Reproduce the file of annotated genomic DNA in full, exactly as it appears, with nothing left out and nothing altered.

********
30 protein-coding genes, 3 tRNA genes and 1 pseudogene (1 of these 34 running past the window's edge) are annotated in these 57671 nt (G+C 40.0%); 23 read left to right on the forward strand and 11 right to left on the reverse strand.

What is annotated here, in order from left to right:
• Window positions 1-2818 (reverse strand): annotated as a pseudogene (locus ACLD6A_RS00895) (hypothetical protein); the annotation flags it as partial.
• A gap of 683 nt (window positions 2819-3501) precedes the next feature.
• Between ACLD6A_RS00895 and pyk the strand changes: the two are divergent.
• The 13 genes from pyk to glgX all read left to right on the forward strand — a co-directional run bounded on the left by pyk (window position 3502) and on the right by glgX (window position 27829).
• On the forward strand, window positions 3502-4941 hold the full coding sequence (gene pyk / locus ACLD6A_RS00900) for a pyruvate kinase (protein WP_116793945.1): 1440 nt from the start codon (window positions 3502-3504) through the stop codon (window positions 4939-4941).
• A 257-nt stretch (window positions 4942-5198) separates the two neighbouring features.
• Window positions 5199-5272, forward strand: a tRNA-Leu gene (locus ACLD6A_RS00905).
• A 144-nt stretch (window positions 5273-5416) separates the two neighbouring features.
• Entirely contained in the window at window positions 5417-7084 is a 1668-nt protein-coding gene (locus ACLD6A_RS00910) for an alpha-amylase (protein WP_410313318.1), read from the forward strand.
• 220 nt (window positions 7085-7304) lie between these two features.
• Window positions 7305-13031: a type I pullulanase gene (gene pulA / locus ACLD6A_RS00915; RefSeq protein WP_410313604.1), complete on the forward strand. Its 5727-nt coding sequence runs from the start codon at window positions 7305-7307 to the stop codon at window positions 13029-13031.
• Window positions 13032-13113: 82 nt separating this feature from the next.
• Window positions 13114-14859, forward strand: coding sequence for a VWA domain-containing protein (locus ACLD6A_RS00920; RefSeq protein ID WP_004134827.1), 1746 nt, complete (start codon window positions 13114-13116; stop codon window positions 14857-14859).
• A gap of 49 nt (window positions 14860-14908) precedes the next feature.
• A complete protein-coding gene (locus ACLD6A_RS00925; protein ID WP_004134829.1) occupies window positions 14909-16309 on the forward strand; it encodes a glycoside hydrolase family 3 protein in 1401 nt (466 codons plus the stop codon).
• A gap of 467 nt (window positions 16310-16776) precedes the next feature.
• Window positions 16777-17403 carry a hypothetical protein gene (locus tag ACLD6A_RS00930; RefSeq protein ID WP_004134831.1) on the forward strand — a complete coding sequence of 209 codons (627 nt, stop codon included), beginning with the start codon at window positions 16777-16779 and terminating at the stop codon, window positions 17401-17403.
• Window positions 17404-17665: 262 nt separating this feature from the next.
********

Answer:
30 protein-coding genes, 3 tRNA genes and 1 pseudogene (1 of these 34 running past the window's edge) are annotated in these 57671 nt (G+C 40.0%); 23 read left to right on the forward strand and 11 right to left on the reverse strand.

What is annotated here, in order from left to right:
• Window positions 1-2818 (reverse strand): annotated as a pseudogene (locus ACLD6A_RS00895) (hypothetical protein); the annotation flags it as partial.
• A gap of 683 nt (window positions 2819-3501) precedes the next feature.
• Between ACLD6A_RS00895 and pyk the strand changes: the two are divergent.
• The 13 genes from pyk to glgX all read left to right on the forward strand — a co-directional run bounded on the left by pyk (window position 3502) and on the right by glgX (window position 27829).
• On the forward strand, window positions 3502-4941 hold the full coding sequence (gene pyk / locus ACLD6A_RS00900) for a pyruvate kinase (protein WP_116793945.1): 1440 nt from the start codon (window positions 3502-3504) through the stop codon (window positions 4939-4941).
• A 257-nt stretch (window positions 4942-5198) separates the two neighbouring features.
• Window positions 5199-5272, forward strand: a tRNA-Leu gene (locus ACLD6A_RS00905).
• A 144-nt stretch (window positions 5273-5416) separates the two neighbouring features.
• Entirely contained in the window at window positions 5417-7084 is a 1668-nt protein-coding gene (locus ACLD6A_RS00910) for an alpha-amylase (protein WP_410313318.1), read from the forward strand.
• 220 nt (window positions 7085-7304) lie between these two features.
• Window positions 7305-13031: a type I pullulanase gene (gene pulA / locus ACLD6A_RS00915; RefSeq protein WP_410313604.1), complete on the forward strand. Its 5727-nt coding sequence runs from the start codon at window positions 7305-7307 to the stop codon at window positions 13029-13031.
• Window positions 13032-13113: 82 nt separating this feature from the next.
• Window positions 13114-14859, forward strand: coding sequence for a VWA domain-containing protein (locus ACLD6A_RS00920; RefSeq protein ID WP_004134827.1), 1746 nt, complete (start codon window positions 13114-13116; stop codon window positions 14857-14859).
• A gap of 49 nt (window positions 14860-14908) precedes the next feature.
• A complete protein-coding gene (locus ACLD6A_RS00925; protein ID WP_004134829.1) occupies window positions 14909-16309 on the forward strand; it encodes a glycoside hydrolase family 3 protein in 1401 nt (466 codons plus the stop codon).
• A gap of 467 nt (window positions 16310-16776) precedes the next feature.
• Window positions 16777-17403 carry a hypothetical protein gene (locus tag ACLD6A_RS00930; RefSeq protein ID WP_004134831.1) on the forward strand — a complete coding sequence of 209 codons (627 nt, stop codon included), beginning with the start codon at window positions 16777-16779 and terminating at the stop codon, window positions 17401-17403.
• Window positions 17404-17665: 262 nt separating this feature from the next.